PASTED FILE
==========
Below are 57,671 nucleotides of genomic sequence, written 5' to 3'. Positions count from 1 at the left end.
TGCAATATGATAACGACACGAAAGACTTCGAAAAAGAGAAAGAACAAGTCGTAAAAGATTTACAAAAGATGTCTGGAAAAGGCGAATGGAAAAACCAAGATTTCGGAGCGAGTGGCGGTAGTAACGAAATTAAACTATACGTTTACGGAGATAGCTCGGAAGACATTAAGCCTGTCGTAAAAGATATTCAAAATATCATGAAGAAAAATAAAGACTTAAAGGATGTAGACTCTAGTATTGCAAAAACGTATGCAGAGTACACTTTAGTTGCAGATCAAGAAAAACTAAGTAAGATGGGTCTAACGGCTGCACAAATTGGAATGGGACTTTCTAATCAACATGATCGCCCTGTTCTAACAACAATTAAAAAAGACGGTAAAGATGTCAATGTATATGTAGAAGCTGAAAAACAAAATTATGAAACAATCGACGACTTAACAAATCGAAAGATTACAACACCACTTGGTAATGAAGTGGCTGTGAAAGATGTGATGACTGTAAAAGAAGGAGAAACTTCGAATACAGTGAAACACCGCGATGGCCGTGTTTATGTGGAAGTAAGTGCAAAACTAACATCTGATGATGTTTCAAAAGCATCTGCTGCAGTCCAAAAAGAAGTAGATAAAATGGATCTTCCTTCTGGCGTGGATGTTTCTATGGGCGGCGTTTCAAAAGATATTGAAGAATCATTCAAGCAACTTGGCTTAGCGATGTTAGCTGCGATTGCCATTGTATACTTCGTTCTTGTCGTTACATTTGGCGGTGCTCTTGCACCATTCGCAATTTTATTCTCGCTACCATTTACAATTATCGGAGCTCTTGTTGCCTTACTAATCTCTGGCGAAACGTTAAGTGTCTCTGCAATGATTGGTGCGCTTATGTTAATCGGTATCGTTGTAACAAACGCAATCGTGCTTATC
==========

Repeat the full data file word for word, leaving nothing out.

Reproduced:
Below are 57,671 nucleotides of genomic sequence, written 5' to 3'. Positions count from 1 at the left end.
TGCAATATGATAACGACACGAAAGACTTCGAAAAAGAGAAAGAACAAGTCGTAAAAGATTTACAAAAGATGTCTGGAAAAGGCGAATGGAAAAACCAAGATTTCGGAGCGAGTGGCGGTAGTAACGAAATTAAACTATACGTTTACGGAGATAGCTCGGAAGACATTAAGCCTGTCGTAAAAGATATTCAAAATATCATGAAGAAAAATAAAGACTTAAAGGATGTAGACTCTAGTATTGCAAAAACGTATGCAGAGTACACTTTAGTTGCAGATCAAGAAAAACTAAGTAAGATGGGTCTAACGGCTGCACAAATTGGAATGGGACTTTCTAATCAACATGATCGCCCTGTTCTAACAACAATTAAAAAAGACGGTAAAGATGTCAATGTATATGTAGAAGCTGAAAAACAAAATTATGAAACAATCGACGACTTAACAAATCGAAAGATTACAACACCACTTGGTAATGAAGTGGCTGTGAAAGATGTGATGACTGTAAAAGAAGGAGAAACTTCGAATACAGTGAAACACCGCGATGGCCGTGTTTATGTGGAAGTAAGTGCAAAACTAACATCTGATGATGTTTCAAAAGCATCTGCTGCAGTCCAAAAAGAAGTAGATAAAATGGATCTTCCTTCTGGCGTGGATGTTTCTATGGGCGGCGTTTCAAAAGATATTGAAGAATCATTCAAGCAACTTGGCTTAGCGATGTTAGCTGCGATTGCCATTGTATACTTCGTTCTTGTCGTTACATTTGGCGGTGCTCTTGCACCATTCGCAATTTTATTCTCGCTACCATTTACAATTATCGGAGCTCTTGTTGCCTTACTAATCTCTGGCGAAACGTTAAGTGTCTCTGCAATGATTGGTGCGCTTATGTTAATCGGTATCGTTGTAACAAACGCAATCGTGCTTATC